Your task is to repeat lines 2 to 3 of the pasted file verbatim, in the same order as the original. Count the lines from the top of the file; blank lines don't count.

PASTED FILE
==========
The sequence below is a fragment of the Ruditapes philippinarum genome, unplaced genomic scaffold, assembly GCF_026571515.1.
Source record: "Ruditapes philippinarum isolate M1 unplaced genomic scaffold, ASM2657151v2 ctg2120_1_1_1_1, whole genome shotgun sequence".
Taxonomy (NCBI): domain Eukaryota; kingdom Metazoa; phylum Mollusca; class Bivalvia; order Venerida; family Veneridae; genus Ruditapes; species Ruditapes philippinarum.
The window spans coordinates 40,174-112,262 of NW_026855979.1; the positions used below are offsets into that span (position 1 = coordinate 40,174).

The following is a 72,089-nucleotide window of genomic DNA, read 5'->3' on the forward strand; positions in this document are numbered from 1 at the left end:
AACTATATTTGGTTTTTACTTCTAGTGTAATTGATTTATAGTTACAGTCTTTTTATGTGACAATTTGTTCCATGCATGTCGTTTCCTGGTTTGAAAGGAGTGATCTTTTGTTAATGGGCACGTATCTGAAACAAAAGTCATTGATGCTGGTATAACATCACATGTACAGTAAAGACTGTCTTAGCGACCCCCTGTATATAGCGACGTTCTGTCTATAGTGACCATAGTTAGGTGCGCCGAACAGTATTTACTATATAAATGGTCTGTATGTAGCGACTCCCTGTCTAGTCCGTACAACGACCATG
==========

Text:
Source record: "Ruditapes philippinarum isolate M1 unplaced genomic scaffold, ASM2657151v2 ctg2120_1_1_1_1, whole genome shotgun sequence".
Taxonomy (NCBI): domain Eukaryota; kingdom Metazoa; phylum Mollusca; class Bivalvia; order Venerida; family Veneridae; genus Ruditapes; species Ruditapes philippinarum.